A Cathay 747-400 in the distance.
The always-cool Fiji livery on an A330.
An LH 346 getting ready for its trip back to Germany.
A China Airlines A330 gets ready for pushback as its big sister and regent taxis in.
And that CI 744 pulls into its gate.
An Air India 788 against an increasingly threatening sky.
And a hometown 744.
A BR A321 gets ready to head back to Taipei. Just how much metal moves between HKG and TPE in a single afternoon/evening?
And of course, the pre-requisite Emirates 388.
A Hong Kong Airlines A330 as the rain begins to fall.
She hasn't sold particularly well, but the 747-8i is a favourite of mine, a beautiful melding of THE classic of aviation with some of the best looks of the new generation, like the serrated engine nacelles, and especially that blended wingtip. Such a gorgeous plane.
Meanwhile, an Air France A380 pulls in just down the terminal.
And a BA 777 has arrived since last I wandered by this gate. It’s clearly high time for arrivals from Europe.
The other side of the terminal is getting the worst of the weather, but the rain-streaked windows add an interesting effect to this LX 343.
Oh, and hey… there’s my ride, freshly arrived from Vancouver. She’s a little bit late this afternoon, but decided earlier than the previous day’s flight.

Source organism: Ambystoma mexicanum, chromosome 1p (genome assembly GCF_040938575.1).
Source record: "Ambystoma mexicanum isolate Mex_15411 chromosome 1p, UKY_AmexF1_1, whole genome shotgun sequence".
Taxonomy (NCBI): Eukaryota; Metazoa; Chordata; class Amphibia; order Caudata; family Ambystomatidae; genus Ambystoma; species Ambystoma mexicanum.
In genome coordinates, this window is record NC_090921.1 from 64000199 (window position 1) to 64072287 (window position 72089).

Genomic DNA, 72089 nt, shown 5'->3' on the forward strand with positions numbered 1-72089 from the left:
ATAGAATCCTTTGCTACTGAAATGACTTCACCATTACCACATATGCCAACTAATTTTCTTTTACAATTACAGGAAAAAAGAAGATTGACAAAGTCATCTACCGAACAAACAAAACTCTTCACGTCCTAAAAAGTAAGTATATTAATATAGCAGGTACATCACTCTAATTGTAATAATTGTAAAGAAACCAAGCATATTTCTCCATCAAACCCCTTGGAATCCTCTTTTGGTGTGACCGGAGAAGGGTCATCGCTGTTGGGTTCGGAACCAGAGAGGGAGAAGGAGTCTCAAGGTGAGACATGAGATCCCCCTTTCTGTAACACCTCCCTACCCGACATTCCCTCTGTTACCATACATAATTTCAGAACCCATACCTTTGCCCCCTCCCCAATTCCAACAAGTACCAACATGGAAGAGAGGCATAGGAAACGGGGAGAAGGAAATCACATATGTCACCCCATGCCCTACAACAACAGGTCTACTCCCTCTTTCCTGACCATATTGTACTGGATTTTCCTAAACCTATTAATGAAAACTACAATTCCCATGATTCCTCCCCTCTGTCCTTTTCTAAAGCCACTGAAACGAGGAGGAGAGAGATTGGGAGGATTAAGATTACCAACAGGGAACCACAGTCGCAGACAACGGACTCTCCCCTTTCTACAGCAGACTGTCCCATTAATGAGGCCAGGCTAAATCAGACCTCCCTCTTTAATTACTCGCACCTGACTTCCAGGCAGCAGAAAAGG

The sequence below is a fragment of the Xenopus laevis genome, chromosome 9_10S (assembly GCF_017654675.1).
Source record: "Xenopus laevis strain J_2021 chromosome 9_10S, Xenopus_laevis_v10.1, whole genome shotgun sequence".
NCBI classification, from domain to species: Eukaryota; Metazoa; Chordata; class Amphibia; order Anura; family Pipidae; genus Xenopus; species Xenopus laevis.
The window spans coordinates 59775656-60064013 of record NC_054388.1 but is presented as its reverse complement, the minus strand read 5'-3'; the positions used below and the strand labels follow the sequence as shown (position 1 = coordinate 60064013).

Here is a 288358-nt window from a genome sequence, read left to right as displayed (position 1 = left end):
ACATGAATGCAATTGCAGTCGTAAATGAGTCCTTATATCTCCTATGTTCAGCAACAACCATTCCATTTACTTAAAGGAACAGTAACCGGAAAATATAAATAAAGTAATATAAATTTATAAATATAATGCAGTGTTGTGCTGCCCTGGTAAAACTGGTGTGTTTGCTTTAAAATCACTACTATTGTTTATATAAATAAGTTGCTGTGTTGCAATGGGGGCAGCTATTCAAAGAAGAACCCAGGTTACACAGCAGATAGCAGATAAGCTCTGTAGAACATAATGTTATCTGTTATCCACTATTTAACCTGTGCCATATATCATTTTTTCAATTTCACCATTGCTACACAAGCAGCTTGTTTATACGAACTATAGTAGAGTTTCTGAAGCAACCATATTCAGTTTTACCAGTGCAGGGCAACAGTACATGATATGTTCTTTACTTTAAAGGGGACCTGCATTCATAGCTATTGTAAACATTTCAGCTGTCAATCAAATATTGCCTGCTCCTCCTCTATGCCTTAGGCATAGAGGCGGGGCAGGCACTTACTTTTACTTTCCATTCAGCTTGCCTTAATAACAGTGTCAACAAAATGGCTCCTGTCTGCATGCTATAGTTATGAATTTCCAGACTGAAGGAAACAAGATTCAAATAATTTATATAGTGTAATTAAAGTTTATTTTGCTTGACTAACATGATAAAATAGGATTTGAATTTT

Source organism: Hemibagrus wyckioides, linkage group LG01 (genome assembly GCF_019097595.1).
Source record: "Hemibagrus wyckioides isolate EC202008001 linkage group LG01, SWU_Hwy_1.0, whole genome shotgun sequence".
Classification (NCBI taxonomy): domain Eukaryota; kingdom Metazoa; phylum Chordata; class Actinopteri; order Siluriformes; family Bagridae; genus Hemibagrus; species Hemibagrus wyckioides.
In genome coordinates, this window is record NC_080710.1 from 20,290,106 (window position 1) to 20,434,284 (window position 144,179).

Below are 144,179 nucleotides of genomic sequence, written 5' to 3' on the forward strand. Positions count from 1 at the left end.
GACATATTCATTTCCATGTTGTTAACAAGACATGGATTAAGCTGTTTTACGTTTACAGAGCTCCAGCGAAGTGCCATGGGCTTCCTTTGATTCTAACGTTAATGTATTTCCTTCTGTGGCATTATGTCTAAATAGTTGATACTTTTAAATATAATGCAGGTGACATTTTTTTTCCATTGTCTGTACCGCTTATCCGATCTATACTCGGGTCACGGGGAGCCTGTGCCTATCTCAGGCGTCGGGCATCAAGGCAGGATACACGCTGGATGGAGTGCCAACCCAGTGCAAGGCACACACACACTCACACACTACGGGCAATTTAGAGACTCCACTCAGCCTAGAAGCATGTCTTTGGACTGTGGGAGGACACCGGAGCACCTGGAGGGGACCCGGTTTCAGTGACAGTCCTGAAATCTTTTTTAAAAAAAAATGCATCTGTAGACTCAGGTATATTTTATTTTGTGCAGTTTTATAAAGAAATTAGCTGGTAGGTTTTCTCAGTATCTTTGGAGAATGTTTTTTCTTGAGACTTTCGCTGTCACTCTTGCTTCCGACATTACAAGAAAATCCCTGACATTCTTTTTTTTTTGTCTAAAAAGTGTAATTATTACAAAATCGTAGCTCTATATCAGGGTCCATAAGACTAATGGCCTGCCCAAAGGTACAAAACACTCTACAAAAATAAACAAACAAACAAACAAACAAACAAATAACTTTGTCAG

And rounding out our spotting for this afternoon, a TK 777, which I’m looking forward to experiencing for the first time in just a few short months.
Sighting complete, and with still about half an hour before our theoretical boarding time — more likely at least an hour since my plane is likely still offloading at this point — I head for the nearest Star Alliance lounge, Thai’s Royal Orchid Lounge. I spent some time here earlier this year on my side-jaunt from my trip to Seoul, and this is a quick stop, so it won’t be much of a review. At this point, having moved quickly through the terminal to do as much spotting as possible, I’m pretty warm, and I have exactly two priorities here — drink some water, and grab a shower. I quickly grab a bottle of water, and grab a few pictures. I do love how open this lounge feels, hanging over the concourse.
Rehydrated by slamming down about a litre of water as quickly as I can, I set about my second goal, and inquire about the shower. No problem. I’m given the key, and pointed towards the men’s washroom. A bit of an odd setup for a lounge, in my limited experience, to have the shower rooms be gender-specific and part of the washroom, but who am I to judge?